14 December 2013
Ah, the perennial holiday variety special. They just do not make Christmahanakwanzika specials like they use to – praise be to the great and powerful television executives! For those of you shaking your head as you fondly recall the holiday specials from your past, let’s assess that sentiment, shall we? The holiday variety specials of yesteryears hold special places in the hearts of many Americans because they were hosted by cherished and celebrated personalities like Andy Williams, Bob Hope, or Perry Como. Not because the content of the special was good. In fact, nearly all holiday specials were some derivation of the same plot: a well known singer or comedian prepares to celebrate the holidays and a dozen or so quasi-celebrity or musical “friends” stop by to sing cheerful songs and watch a trillion toy commercials. The quality of the resulting television special, however, varied greatly. For every Bing Crosby holiday special featuring Bing rocking out with David Bowie, there was a Star Wars holiday special featuring Jefferson Airplane rocking out with Wookies.* Horse Trade Theatre Group and Less Than Rent Theatre’s production of How LTR Stole Christmas! at The Kraine Theatre embraces the absurdity that is the holiday television special with humorous results.
How LTR Stole Christmas! is a variety show and the performance I saw included a few musical numbers and the play A Miracle on East 4th Street: A Classic Christmas With RJ and Friends, which is about a holiday variety show. A variety show in a variety show – got that? Host RJ Vaillancourt channels famed crooner Bing Crosby as he introduces songs and skits that get progressively less whimsical and steadily more depressing (the first one-act pokes fun at the holidays with Emily Dickinson, so you can just imagine the scale of depressing for the night). Each one-act is written by a different playwright, and the result is an uneven theatrical experience. Highlights of the night included Tyler Grimes’ “Now, Prancer & Vixen,” the story of one reindeer’s post-Christmas oats binger in an elf bar, Joseph Wright’s “Wedding Fools,” the story of one groomsman’s attempt to win over a bride on her wedding day in the worst way possible, and Ben Diseren’s hilarious “Jingle Bell Rap.” RJ Vaillancourt and Sara Kapner also stole the show with their chuckle-worthy gender-swapped rendition of Baby It’s Cold Outside.
Unfortunately, the less successful skits slow the pace of an otherwise enjoyable show. Kimberly Belflower’s “An Emily Dickinson Christmas” has some cute tongue-and-cheek nods to the notoriously dark world of Emily Dickinson, but the piece felt incomplete and muddled. Michael Kimmel’s #HappyHolidays is a promising observational piece about a recently married couple that refuses to unplug from their social networks for the holidays, but the concept is tired and watching a boring couple is, well, boring. Matthew Buckley Smith’s “This Time Next Year “ is the convoluted story of a less-than-harmonious family get-together, and the plot is both confusing and marred by one love-struck cousin’s (Quinn Coughlin) questionable acting choices.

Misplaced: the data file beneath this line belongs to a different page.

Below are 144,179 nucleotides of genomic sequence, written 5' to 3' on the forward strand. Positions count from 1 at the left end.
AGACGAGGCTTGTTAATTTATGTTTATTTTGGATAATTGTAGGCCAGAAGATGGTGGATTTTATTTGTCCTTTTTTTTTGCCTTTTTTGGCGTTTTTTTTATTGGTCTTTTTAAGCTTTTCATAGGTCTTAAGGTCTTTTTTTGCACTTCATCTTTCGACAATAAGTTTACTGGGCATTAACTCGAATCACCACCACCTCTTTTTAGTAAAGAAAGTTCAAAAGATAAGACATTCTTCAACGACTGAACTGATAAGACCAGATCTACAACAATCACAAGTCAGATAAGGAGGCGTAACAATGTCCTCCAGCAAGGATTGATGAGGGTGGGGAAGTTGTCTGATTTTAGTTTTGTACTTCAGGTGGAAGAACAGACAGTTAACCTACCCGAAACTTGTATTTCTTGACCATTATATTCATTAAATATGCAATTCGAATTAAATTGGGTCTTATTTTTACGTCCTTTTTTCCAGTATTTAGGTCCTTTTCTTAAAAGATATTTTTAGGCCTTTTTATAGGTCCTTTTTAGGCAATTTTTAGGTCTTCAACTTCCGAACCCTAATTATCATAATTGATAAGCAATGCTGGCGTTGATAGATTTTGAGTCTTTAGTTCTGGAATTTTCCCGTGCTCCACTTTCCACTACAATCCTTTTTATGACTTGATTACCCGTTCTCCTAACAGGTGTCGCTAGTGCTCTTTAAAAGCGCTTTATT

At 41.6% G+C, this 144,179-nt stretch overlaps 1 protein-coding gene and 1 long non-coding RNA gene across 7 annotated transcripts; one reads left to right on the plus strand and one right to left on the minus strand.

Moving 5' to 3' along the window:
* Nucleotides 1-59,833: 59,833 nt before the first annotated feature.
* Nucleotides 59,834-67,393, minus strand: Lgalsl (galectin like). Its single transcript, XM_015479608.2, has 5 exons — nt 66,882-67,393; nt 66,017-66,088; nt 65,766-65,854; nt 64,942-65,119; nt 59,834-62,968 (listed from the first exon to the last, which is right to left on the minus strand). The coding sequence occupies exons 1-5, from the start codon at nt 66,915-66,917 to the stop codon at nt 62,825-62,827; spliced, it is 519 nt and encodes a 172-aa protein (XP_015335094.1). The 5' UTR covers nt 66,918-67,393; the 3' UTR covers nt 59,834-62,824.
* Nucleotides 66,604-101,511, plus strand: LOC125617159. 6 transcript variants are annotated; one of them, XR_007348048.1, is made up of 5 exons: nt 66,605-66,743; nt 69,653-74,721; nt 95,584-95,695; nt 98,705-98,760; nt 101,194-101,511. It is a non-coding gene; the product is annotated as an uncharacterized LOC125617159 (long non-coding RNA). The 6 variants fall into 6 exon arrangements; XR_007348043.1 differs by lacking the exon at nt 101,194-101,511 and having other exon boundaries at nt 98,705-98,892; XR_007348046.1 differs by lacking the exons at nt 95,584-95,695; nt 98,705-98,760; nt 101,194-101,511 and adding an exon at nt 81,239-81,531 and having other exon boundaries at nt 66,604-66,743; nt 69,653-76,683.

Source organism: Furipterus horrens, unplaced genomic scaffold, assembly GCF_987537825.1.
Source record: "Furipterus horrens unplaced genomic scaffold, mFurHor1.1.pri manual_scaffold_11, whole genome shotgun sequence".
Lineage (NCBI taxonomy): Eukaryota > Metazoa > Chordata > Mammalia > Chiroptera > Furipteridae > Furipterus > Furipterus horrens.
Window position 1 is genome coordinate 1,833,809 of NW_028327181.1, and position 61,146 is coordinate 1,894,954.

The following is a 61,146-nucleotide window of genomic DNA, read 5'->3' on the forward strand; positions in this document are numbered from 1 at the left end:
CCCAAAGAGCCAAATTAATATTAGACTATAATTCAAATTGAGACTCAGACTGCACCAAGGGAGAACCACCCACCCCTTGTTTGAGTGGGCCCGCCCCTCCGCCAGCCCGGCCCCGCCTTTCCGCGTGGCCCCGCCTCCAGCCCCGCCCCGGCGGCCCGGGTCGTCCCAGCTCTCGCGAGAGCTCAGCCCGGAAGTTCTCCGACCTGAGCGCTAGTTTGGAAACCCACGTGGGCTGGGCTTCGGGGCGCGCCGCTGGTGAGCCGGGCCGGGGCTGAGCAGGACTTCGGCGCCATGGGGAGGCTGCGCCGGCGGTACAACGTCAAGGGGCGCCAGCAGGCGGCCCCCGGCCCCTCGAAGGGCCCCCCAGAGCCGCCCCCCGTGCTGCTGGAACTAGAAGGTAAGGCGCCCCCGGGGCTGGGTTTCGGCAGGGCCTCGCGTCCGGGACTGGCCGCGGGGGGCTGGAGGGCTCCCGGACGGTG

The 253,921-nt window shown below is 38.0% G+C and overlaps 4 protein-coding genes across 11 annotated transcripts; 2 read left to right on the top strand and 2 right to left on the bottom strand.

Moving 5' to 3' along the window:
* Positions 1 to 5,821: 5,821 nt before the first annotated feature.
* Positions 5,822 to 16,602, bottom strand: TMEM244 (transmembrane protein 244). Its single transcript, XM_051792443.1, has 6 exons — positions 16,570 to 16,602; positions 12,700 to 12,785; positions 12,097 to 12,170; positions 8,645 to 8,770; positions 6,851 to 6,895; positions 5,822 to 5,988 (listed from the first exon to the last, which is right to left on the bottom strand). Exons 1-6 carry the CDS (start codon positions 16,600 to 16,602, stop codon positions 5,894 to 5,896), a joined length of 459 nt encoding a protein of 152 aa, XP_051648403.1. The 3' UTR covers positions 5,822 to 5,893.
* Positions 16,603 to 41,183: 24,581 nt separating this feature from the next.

Speaking of acting choices, some of the young actors gave delightfully energetic and memorable comedic performances. RJ Vaillancourt carried the show with one of the tackiest (i.e. most amazing) holiday sweaters that I have ever seen. In addition to portraying a slightly self-obsessed crooner perfectly, his over the top gusto during the “live show” segments resulted in a dead on parody of the cheesy holiday specials of the past. His on-stage partner and “elf” cast mate Sara Kapner was equally as enjoyable to watch, and her singing voice complimented Vaillancourt’s well in Baby It’s Cold Outside. Filling out the “Now, Prancer & Vixen” cast with Vaillancourt and Kapner, Chris Stahl gave a memorable performance as the sassy reindeer Prancer. Additionally, the musical stylings of Dean Acree and PJ Adzima brought the show to rousing climax of gut-busting (and slightly offensive) proportions, and Adzima’s energy and talent was never unwelcome on-stage (plus, he looks remarkably like a “Doogie Howser”-era Neal Patrick Harris).
The live band did a nice job, and, while the two musicians who sang during the show gave solid vocal performances, both were underwhelming. Alice Lee worked her way through a few holiday classics and an original piece with her guitar to kick off the night. Her voice is fine, but her original song was unfinished and she lost her place during another number. A word to the wise – if you are performing fewer than five songs for a live audience, you should know your entire set backwards and forwards. Alexander Sage Oyen’s original song “My Favorite Town,” sung by Monet Julia Sabel was beautiful and Sabel’s voice has a sultry indie quality to it that gave the piece some dimension, but Sabel struggled with a few of the notes, and the lyrics were nothing more than a New York City platitude.**
In summary, this year I missed Lady Gaga’s holiday television special with the Muppets,*** but I think that I got the right amount of holiday nostalgia from How LTR Stole Christmas!, and I probably enjoyed this show more than any Bing Crosby holiday special that I could drag up on YouTube.
Additional shows from How LTR Stole Christmas! include “America’s Next Top Virgin Mary Christmas Beauty Pageant (A Tragedy)” on December 10 and “I’ll Have a Blue Christmas Without Jew” on December 17.
*Yes, I have seen the entire Star Wars Holiday Special, and, no, I am not proud of that fact.
**New York is the best city ever!! But, life here is hard. And, why do I feel so alone in a city of over 8 million people?
***Apparently, so did the rest of America.